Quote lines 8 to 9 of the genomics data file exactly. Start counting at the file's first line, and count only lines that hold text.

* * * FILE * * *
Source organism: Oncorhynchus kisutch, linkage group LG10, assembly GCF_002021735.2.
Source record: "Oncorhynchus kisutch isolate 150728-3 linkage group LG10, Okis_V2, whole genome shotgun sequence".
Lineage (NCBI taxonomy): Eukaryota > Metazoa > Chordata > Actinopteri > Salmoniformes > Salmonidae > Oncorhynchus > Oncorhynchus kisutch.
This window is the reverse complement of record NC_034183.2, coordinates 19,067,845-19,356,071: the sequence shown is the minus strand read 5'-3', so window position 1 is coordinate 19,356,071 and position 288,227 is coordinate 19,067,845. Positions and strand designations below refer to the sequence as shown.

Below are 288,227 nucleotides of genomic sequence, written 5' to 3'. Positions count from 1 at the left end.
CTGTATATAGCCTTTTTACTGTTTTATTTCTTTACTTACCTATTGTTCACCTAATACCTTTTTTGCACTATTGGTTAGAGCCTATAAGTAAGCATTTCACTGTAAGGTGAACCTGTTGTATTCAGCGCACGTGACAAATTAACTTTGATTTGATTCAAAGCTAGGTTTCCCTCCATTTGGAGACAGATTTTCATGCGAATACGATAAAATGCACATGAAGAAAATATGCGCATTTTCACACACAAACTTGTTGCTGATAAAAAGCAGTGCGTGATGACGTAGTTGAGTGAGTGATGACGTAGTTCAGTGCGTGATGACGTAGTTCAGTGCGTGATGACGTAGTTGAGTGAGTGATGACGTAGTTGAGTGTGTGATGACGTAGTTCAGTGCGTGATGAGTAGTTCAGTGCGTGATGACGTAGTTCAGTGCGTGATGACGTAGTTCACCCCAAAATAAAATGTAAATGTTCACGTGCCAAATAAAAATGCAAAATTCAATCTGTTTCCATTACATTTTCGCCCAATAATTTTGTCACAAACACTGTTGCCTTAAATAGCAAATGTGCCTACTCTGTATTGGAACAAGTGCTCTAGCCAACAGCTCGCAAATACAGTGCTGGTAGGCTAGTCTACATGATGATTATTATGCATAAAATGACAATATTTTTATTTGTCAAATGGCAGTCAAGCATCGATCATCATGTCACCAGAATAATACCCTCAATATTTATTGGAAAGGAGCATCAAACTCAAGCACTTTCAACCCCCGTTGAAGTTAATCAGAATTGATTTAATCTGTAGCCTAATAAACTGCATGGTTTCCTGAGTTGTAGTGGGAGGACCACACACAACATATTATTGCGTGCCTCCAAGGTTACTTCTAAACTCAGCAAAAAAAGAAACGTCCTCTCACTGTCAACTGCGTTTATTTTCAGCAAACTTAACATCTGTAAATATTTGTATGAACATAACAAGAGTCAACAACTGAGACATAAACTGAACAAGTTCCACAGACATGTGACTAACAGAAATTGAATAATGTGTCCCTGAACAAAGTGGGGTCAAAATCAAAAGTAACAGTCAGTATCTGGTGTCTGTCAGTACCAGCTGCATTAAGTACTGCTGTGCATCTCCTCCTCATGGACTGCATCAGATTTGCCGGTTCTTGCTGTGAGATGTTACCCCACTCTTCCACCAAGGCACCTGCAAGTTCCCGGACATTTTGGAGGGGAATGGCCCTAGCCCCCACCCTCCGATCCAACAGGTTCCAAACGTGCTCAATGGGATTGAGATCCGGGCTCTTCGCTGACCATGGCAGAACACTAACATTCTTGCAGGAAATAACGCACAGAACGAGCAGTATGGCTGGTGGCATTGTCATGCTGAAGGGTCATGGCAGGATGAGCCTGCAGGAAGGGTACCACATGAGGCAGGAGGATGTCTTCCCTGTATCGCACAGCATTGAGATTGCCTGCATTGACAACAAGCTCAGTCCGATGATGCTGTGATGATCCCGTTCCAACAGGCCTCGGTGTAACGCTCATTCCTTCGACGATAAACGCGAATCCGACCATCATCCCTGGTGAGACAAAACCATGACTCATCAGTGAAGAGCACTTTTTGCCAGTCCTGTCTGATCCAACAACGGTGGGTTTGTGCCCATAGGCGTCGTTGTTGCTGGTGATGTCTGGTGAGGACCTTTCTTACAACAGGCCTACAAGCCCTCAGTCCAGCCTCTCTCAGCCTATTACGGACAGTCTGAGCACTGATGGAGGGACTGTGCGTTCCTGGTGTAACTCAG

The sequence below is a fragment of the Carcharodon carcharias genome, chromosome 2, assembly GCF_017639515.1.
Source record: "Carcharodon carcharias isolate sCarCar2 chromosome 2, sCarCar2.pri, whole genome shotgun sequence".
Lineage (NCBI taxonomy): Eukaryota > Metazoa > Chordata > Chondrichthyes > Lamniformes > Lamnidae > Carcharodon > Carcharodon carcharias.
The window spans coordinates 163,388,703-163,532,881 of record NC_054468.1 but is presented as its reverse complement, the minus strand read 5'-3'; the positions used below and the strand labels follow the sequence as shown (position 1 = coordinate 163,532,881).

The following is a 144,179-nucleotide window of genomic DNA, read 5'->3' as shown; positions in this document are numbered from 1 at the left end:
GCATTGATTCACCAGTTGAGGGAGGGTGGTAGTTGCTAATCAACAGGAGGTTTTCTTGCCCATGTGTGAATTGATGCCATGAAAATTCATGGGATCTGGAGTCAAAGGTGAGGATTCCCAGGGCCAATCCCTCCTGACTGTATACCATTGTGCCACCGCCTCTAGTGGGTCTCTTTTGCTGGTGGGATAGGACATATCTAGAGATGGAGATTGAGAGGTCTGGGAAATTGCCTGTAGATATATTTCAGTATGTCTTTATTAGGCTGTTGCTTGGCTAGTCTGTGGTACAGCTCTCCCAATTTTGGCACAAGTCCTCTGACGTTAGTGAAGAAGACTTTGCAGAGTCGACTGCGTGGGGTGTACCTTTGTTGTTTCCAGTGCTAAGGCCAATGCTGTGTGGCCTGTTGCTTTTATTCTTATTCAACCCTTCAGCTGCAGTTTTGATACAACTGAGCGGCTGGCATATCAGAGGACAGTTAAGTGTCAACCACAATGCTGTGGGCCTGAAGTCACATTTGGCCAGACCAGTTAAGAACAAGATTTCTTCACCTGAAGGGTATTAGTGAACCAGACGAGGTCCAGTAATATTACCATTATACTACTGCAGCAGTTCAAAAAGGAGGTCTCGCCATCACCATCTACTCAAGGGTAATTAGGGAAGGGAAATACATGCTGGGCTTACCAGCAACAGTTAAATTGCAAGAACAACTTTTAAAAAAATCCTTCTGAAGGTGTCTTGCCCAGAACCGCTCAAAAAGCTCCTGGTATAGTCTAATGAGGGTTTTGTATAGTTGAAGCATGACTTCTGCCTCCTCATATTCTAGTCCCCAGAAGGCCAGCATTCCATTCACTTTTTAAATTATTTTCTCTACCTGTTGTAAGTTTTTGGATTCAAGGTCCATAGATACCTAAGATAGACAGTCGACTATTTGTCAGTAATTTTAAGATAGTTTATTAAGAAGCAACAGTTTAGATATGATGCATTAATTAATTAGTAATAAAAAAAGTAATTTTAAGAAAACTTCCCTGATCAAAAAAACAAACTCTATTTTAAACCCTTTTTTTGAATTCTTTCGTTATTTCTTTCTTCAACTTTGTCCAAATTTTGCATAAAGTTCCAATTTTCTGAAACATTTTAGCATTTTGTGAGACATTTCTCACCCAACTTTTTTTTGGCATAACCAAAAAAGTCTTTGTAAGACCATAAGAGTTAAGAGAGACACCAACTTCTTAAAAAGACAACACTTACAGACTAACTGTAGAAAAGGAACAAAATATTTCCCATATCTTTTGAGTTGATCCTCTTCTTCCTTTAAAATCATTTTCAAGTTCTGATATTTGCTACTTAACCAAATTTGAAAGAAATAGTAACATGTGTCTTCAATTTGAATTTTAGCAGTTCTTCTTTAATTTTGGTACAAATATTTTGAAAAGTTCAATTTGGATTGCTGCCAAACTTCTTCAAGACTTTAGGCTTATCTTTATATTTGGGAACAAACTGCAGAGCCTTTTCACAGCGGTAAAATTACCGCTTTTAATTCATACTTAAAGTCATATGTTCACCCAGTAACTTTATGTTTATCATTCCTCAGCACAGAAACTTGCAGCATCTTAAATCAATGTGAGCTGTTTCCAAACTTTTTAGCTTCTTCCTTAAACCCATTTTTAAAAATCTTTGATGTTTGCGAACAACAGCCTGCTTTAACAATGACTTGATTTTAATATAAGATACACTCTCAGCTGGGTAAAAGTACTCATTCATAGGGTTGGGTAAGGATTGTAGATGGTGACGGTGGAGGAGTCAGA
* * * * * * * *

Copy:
Source record: "Carcharodon carcharias isolate sCarCar2 chromosome 2, sCarCar2.pri, whole genome shotgun sequence".
Lineage (NCBI taxonomy): Eukaryota > Metazoa > Chordata > Chondrichthyes > Lamniformes > Lamnidae > Carcharodon > Carcharodon carcharias.